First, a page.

« A.U.C. 730 = 24 B.C. »
The most important data concerning the operation of the Roman calendar between A.U.C. 709 = 45 and A.U.C. 746 = 8 is given by pOxy 61.4175, first published in 1999 (A. Jones, The Astronomical Papyri from Oxyrhynchus (P.Oxy. 4133-4300a), 177). This records the planetary and lunar longitudes on a series of dates in Iulius, Sextilis and September in A.U.C. 730 = 24, giving both Roman and Egyptian dates.
This papyrus shows that the eighth Roman month was called "Sextilis" at this time and that it was 31 days long. This confirms that the month was renamed in A.U.C. 746 = 8 and that the Augustan reform did not change the lengths of the months set by Caesar. Most importantly, the papyrus allows the equivalent Julian dates to be determined precisely. They show that A.U.C. 730 = 24 was precisely aligned to the Julian calendar in these months. According to the standard model there should be a two-day difference. For example, the papyrus gives 8 Mesore year 6 (= 1 August 24 BC) = Kal. Sex., but on the standard model of the early Julian calendar Kal. Sex. AUC 730 = 3 August 24 BC.
A. Jones, ZPE 129 (2000) 159, argued that this showed that the "correct" Julian calendar was followed in Egypt even though it was not followed in Rome. However, this was certainly not the case around A.U.C 749 = 5. In order to explain this discrepancy, Jones proposed that the Roman calendar in Egypt was realigned to the Roman civil calendar between A.U.C. 730 = 24 and A.U.C. 746 = 8. This reconstruction, while certainly possible, is ad hoc and seems implausible on the face of it -- why should the Roman administration in Egypt ever have used a different "Roman" calendar from that used in Rome?
There are 17 proleptic Julian leap days between A.U.C. 730 = 24 and A.U.C. 798 = A.D. 45, the next year for which we have an astronomical synchronism: 21, 17, 13, 9, 5, 1 B.C., A.D. 4, 8 ... 44. Since pOxy 61.4175 shows that the Roman calendar was exactly aligned with the Julian calendar in A.U.C. 730 = 24 and had the same monthly structure, and since the calendars were also provably aligned in A.U.C. 798 = A.D. 45, there must also have been 17 bissextile days between A.U.C. 730 = 24 and A.U.C. 798 = A.D. 45 in the Roman calendar. This is the sum of the number of bissextile days inserted on the triennial cycle before A.U.C. 746 = 8 and the number inserted on the quadrennial cycle after that year.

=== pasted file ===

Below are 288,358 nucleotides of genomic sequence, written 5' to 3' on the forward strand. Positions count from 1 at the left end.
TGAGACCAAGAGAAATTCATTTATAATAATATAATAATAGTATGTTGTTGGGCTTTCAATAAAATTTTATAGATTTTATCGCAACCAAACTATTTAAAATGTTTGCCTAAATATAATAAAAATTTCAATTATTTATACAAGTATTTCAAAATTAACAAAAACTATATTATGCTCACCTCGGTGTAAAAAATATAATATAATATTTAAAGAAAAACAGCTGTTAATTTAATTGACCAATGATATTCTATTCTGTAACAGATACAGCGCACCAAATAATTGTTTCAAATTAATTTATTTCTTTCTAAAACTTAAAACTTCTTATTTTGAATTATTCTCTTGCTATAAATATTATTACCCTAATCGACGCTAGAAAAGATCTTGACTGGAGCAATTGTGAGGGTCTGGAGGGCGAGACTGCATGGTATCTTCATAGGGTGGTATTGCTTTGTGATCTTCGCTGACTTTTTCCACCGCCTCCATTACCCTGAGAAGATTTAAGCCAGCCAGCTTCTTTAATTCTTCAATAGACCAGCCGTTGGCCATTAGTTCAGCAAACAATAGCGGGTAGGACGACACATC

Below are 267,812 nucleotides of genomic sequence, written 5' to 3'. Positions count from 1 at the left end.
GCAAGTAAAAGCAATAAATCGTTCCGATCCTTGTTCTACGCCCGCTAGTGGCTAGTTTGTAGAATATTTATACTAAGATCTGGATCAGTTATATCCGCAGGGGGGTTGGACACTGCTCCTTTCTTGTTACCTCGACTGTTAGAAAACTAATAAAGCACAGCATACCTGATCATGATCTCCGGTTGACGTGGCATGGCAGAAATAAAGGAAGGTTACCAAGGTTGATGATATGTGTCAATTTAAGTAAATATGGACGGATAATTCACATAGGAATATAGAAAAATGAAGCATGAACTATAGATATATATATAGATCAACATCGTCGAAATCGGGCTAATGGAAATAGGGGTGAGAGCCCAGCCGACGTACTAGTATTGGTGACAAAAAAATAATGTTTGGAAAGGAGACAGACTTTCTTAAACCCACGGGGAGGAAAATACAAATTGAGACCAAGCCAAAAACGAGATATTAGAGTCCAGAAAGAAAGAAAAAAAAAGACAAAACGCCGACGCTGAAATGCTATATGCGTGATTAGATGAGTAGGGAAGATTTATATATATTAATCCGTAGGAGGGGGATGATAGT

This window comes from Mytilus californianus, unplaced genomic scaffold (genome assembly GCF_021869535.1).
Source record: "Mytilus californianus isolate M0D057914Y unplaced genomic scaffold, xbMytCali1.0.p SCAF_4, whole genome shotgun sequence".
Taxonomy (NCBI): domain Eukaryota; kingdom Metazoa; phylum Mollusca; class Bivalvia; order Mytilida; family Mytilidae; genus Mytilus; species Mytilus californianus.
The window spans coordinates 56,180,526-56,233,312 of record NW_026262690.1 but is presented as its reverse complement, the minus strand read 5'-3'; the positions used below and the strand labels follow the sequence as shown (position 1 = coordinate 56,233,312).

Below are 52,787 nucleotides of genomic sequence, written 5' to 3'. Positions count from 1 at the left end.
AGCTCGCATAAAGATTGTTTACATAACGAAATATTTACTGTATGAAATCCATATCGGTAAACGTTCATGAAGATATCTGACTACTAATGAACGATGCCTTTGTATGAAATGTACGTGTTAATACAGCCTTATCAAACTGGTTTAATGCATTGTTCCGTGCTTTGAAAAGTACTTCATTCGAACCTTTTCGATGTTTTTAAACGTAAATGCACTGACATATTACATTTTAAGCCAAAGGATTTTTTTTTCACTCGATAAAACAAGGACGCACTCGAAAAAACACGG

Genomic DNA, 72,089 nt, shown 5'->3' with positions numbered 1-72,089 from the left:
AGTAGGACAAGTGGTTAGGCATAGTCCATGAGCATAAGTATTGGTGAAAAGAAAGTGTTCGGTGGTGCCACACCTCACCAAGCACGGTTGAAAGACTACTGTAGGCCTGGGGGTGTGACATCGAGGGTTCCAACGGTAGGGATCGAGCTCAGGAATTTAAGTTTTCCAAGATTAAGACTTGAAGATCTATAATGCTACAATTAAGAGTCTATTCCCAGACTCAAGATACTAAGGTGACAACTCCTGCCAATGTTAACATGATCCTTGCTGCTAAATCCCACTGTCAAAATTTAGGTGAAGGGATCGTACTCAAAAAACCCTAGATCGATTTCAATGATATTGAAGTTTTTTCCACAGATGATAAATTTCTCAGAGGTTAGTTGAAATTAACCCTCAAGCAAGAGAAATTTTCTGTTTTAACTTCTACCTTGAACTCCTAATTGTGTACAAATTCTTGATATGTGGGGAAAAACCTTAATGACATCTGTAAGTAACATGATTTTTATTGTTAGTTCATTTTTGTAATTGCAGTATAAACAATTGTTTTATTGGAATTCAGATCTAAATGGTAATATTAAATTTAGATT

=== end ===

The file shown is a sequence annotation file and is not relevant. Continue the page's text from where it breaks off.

There are at most 6 triennial intercalations between A.U.C. 730 = 24 and A.U.C. 746 = 8:
23, 20, 17, 14, 11, 8;
22, 19, 16, 13, 10; or
21, 18, 15, 12, 9
The second possibility is ruled out by iPriene 105, which also favours the first solution.
Therefore, after Sextilis A.U.C. 740 = August 24, either (a) the first Julian intercalation was in A.U.C. 757 = A.D. 4, following 6 triennial intercalations ending in A.U.C. 746 = 8 or (b) the first Julian intercalation was in A.U.C. 757 = 1, following 5 triennial intercalations ending in A.U.C. 745 = 9. The second choice is ruled out by the data discussed under A.U.C. 749 = 5. Hence the correct solution is 23, 20, 17, 14, 11, 8 B.C., A.D. 4, 8 ... 44.